The tell (or archaeological mound) of the ancient city of Megiddo hold in its slopes at least 25 layers of human civilization and its origins date back to the Neolithic period. Situated on a hilltop, above an abundant spring, adjacent the fertile plains of the Jezreel Valley and at the crossroads of ancient international roads, Megiddo had all the right ingredients for a major urban center in the ancient world.
Megiddo’s strategic location put it in the path of battles from the Bronze Age through World War I and Israel’s War of Independence. Not surprisingly, the city’s first massive walls and first evidence of its international connections date to the Early Bronze Age. The city was mentioned in 19th century B.C.E. Egyptian texts. In 1468 B.C.E. Megiddo was conquered by the Egyptian Pharaoh Thutmose III. The Bible tells of the city’s conquest by Joshua. Later it was fortified by Solomon. Megiddo is mentioned in Judges, Kings and Chronicles as the site of battles, conquests and intrigues. A stamp found at Megiddo bearing a roaring lion mentions the biblical king Jeroboam.
The city is thought to be the site of several battles than any other location in the world. Fortifications in the cities were built on the 10-acre summit of Tel Megiddo (Megiddo Hill) rising 21.33 meters (almost 70 feet) above the valley. From this vantage point, several battles throughout history took place in this location.
For Christians, the term “Megiddo” is synonymous with the end of the world as mentioned in the Book of Revelations.
Megiddo is identified with Armageddon in the New Testament, where according to Revelations (16:16), the great battle between the forces of good and evil will take place in the end of days. The name Armageddon is apparently a Greek derivation of the Hebrew Har Megiddo, meaning Mount Megiddo. It is also known as the site of the Final Battle.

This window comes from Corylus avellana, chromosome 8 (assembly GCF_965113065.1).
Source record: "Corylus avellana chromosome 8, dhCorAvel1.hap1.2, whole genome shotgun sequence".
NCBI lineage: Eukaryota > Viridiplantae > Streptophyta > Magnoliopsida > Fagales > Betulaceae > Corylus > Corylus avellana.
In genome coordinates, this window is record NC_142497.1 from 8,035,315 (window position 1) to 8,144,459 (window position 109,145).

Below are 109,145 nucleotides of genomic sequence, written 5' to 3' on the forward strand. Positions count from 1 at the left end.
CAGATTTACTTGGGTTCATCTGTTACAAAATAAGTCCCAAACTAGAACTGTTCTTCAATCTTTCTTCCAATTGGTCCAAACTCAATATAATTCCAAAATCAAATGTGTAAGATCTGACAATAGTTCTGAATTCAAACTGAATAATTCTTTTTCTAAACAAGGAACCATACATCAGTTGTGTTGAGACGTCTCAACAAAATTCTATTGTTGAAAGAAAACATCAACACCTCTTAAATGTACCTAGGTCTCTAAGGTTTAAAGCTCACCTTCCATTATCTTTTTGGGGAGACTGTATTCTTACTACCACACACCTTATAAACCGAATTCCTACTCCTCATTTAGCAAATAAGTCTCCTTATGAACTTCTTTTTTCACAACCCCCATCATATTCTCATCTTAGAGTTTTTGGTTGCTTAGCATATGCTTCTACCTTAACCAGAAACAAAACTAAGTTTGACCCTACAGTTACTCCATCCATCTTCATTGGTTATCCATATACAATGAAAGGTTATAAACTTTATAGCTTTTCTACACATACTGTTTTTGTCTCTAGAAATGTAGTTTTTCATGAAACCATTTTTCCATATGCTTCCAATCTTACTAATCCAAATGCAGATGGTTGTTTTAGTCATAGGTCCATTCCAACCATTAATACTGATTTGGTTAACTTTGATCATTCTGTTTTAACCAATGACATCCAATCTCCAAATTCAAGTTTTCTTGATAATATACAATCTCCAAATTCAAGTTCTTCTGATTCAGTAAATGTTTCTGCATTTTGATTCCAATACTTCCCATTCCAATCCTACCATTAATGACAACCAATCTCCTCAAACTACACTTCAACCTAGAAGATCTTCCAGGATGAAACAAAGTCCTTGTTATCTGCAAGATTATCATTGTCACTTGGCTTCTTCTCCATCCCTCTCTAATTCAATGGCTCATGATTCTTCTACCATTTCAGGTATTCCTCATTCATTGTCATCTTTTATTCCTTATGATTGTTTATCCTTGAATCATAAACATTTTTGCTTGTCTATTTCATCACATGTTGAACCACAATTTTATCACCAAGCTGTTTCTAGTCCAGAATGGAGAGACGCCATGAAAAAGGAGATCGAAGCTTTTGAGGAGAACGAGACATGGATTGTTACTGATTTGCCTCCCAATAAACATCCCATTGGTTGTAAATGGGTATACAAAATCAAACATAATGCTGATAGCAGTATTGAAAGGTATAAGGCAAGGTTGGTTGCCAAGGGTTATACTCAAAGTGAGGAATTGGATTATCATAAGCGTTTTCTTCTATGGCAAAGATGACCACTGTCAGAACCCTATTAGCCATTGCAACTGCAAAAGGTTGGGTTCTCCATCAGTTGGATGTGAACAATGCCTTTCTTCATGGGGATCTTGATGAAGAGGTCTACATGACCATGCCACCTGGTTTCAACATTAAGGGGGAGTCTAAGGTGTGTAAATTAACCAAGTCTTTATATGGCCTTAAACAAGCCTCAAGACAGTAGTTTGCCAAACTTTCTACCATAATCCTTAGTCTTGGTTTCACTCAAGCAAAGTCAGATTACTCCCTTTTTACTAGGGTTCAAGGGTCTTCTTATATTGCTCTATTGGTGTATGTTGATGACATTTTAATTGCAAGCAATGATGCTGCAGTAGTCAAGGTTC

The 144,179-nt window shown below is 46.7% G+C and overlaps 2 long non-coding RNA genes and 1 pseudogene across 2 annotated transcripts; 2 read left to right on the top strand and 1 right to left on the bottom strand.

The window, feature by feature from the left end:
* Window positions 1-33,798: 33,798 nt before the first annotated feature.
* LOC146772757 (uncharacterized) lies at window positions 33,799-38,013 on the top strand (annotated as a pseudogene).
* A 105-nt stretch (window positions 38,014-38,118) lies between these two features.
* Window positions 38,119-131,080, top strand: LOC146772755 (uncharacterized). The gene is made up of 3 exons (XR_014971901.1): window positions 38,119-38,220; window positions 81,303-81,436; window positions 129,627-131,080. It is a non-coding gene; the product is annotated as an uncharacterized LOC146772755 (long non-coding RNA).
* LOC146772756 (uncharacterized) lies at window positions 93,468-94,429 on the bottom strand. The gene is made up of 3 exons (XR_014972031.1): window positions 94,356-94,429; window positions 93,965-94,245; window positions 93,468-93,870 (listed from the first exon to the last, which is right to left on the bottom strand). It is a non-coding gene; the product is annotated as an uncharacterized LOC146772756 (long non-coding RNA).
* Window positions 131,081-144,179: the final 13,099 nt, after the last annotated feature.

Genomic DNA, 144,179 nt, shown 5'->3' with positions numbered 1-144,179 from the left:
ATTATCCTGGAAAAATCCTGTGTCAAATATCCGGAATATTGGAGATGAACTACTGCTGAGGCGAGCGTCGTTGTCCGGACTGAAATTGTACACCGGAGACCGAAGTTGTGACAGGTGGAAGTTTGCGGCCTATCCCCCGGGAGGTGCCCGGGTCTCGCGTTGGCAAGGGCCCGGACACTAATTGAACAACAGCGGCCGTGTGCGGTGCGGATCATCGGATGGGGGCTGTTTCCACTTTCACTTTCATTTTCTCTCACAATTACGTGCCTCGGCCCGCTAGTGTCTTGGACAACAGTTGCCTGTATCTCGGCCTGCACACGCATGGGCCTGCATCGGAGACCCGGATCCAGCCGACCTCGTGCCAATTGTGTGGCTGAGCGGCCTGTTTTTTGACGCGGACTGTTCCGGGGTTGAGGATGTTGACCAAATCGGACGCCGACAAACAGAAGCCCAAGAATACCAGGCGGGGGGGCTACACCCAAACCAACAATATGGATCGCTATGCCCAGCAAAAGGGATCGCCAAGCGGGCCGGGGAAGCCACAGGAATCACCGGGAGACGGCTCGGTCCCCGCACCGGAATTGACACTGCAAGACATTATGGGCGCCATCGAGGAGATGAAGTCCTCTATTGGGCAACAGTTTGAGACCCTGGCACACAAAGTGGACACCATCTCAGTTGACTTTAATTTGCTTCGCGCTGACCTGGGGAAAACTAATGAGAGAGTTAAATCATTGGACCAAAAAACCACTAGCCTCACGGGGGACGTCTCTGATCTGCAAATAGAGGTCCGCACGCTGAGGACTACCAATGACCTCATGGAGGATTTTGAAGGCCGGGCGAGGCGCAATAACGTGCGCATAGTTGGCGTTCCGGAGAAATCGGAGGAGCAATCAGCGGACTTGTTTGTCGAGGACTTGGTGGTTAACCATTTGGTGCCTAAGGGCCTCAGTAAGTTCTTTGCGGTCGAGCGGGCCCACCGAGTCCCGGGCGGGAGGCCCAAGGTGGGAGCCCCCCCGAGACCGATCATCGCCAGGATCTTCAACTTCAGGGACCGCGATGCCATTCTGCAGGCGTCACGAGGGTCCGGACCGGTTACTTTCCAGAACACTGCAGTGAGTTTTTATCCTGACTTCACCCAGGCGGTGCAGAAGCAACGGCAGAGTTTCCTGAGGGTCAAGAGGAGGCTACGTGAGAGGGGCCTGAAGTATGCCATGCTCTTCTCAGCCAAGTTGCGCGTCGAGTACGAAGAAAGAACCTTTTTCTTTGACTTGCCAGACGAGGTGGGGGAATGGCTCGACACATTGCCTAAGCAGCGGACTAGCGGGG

Megiddo’s impressive ruins were excavated extensively by several archaeological expeditions during the 20th century. In 2005 UNESCO recognized Megiddo as a World Heritage Site.
The site is open all year round. You can spend an hour or two (that depends on you) seeing the sites there.
We recommend beginning your visit to Megiddo National Park (admission charged), by viewing the audio-visual presentation at the visitor’s center. The museum also uses models to recreate the original structures that once stood there, which you can also see (pictured above).
Then set out to explore Tel Megiddo with the aid of a brochure picked up at the park entrance. A marked path leads to Meggido’s sites and there is a map in the brochure. At least some of the site is accessible to wheelchairs (according to the official website)
If you pick and choose, make sure to include in your visit the Iron Age Gates, cultic site (“holy precinct”), observation point overlooking Jezreel Valley, granary and stables (bring your camera.) The highlight of a visit to Megiddo is its ancient water system. Please note: Visiting the water system requires descending and ascending many steps. The exit from the water system leaves you outside the park and at the bottom of the mound, meaning you will have to walk up a small hill to retrieve your car.
Getting To Megiddo
On Road 66 between Yokneam & Megiddo Junctions. Served by bus 56 (Afula Illit – Yokneam)
April to September – 08:00 to 17:00
October to March – 08:00 to 16:00
Friday – 08:00 to 15:00
(prices are subject to change without prior notice)
Adult – 27 NIS
Child – 14 NIS
For more information, you can call (972) 04-6590316